Are You Still Worshipping at the High Places?
I Chronicles 14:3 [King] Asa did what was good and right in the eyes of the LORD his God, for he removed the altars of the foreign gods and the high places,…
II Kings 23:5 Then [Josiah] removed the idolatrous priests whom the kings of Judah had ordained to burn incense on the high places … and those who burned incense to Baal, to the sun, to the moon, to the constellations, and to all the host of heaven.
The high places back in ancient Israel were a fascinating combination of godly worship and idolatry. Some were centers of idol worship, and stayed that way. Others were formerly centers of idolatry, but were now used for worshipping the One True God. But they were always a temptation for God’s people. Even when the high places were replaced by the permanent Temple in Jerusalem, and worship was to be centralized, the high places remained.
But after a time, it was clear to all of God’s worshippers that the feasts, the sacrifices, and the worship of God was to take place at that one central location—the Temple in Jerusalem. Yet the high places remained because people wanted to worship the Lord the way they wanted to worship the Lord. It was what they had gotten comfortable with, and traveling to Jerusalem was so…inconvenient. Yet it was clear that to please the Lord, you worshipped and sacrificed at the Temple.
While His love is great, His blessings fall on everyone, and He “fills heaven and earth” (Jeremiah 23:24 and I Kings 8:27), He has given us the ways to worship Him and carry on His work. When King David didn’t pay attention to how the Ark was being transported, for example, it resulted in the death of one of the Ark’s carriers (II Samuel 6). It was no little thing to God at that moment how His Ark was to be carried.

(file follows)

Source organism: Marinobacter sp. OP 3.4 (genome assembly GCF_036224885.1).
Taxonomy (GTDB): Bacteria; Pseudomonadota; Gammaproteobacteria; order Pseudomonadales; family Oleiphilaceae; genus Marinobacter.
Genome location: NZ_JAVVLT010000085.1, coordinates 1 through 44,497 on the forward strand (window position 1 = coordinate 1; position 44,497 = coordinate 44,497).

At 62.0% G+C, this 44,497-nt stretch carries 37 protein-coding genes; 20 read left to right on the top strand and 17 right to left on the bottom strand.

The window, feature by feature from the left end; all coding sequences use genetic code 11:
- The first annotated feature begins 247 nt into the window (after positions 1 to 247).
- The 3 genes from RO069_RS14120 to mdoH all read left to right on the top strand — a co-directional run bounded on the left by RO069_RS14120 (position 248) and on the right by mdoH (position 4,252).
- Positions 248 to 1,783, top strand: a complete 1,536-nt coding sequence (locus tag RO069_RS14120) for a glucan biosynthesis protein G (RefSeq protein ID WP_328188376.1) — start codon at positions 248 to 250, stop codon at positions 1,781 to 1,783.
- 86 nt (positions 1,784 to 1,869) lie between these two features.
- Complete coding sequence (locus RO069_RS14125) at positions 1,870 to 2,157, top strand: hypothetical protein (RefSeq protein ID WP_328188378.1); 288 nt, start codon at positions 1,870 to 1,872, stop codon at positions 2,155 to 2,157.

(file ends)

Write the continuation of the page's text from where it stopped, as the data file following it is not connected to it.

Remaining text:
Are we still worshipping at our own high places? Our homes, for instance, can be places of true worship, and then can turn into a high place when we skip church and tell ourselves that God is just as happy with our Bible reading and prayers that day. Or we can think that enjoying God’s beautiful creation is a valid substitute for 1) worshipping with God’s people, 2) letting His Spirit move among us, and 3) hearing the word of the Lord that God has prepared for us to hear as a gathered body. Nature is beautiful, but we can let it become a high place for us. (Worship of nature was always one of the big stumbling blocks of God’s people.)
Israel had the hardest time getting rid of its high places. We do, too. The remnants of our fallen nature insist that we can worship God in whatever way, and wherever, we choose. That’s simply independence, which is first cousin to the sin of rebellion.
Following God’s ways is not always “convenient,” and our culture applauds individuality. Yes, He loves us individually, but He has His own plans for how He is to be worshipped. If we love Him enough, that isn’t an issue.
Prayer: Lord, please cleanse me of “my own ways” when it comes to worshipping You, obeying You and giving You the glory. I want to make a divine exchange of my ways for Yours. Where I’m substituting my wisdom for Yours, please show me. Thank You that You know best.